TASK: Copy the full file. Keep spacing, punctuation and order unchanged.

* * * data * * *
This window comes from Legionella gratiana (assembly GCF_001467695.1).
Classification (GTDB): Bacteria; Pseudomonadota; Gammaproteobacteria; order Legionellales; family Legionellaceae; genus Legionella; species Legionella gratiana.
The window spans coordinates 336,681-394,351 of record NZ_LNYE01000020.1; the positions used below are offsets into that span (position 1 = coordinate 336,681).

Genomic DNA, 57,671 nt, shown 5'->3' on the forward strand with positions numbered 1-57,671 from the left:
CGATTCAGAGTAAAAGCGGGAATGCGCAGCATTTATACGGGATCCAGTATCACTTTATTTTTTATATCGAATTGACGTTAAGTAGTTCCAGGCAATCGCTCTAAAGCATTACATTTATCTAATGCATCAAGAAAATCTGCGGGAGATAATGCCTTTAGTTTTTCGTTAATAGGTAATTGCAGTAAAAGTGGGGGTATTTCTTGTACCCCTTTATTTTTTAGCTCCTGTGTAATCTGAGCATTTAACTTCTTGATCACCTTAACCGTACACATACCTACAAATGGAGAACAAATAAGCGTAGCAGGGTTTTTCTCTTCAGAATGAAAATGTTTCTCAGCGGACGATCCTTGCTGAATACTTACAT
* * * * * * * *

This window comes from Legionella gratiana (assembly GCF_001467695.1).
Classification (GTDB): Bacteria; Pseudomonadota; Gammaproteobacteria; order Legionellales; family Legionellaceae; genus Legionella; species Legionella gratiana.
The window spans coordinates 336,681-394,351 of record NZ_LNYE01000020.1; the positions used below are offsets into that span (position 1 = coordinate 336,681).

Genomic DNA, 57,671 nt, shown 5'->3' on the forward strand with positions numbered 1-57,671 from the left:
CGATTCAGAGTAAAAGCGGGAATGCGCAGCATTTATACGGGATCCAGTATCACTTTATTTTTTATATCGAATTGACGTTAAGTAGTTCCAGGCAATCGCTCTAAAGCATTACATTTATCTAATGCATCAAGAAAATCTGCGGGAGATAATGCCTTTAGTTTTTCGTTAATAGGTAATTGCAGTAAAAGTGGGGGTATTTCTTGTACCCCTTTATTTTTTAGCTCCTGTGTAATCTGAGCATTTAACTTCTTGATCACCTTAACCGTACACATACCTACAAATGGAGAACAAATAAGCGTAGCAGGGTTTTTCTCTTCAGAATGAAAATGTTTCTCAGCGGACGATCCTTGCTGAATACTTACAT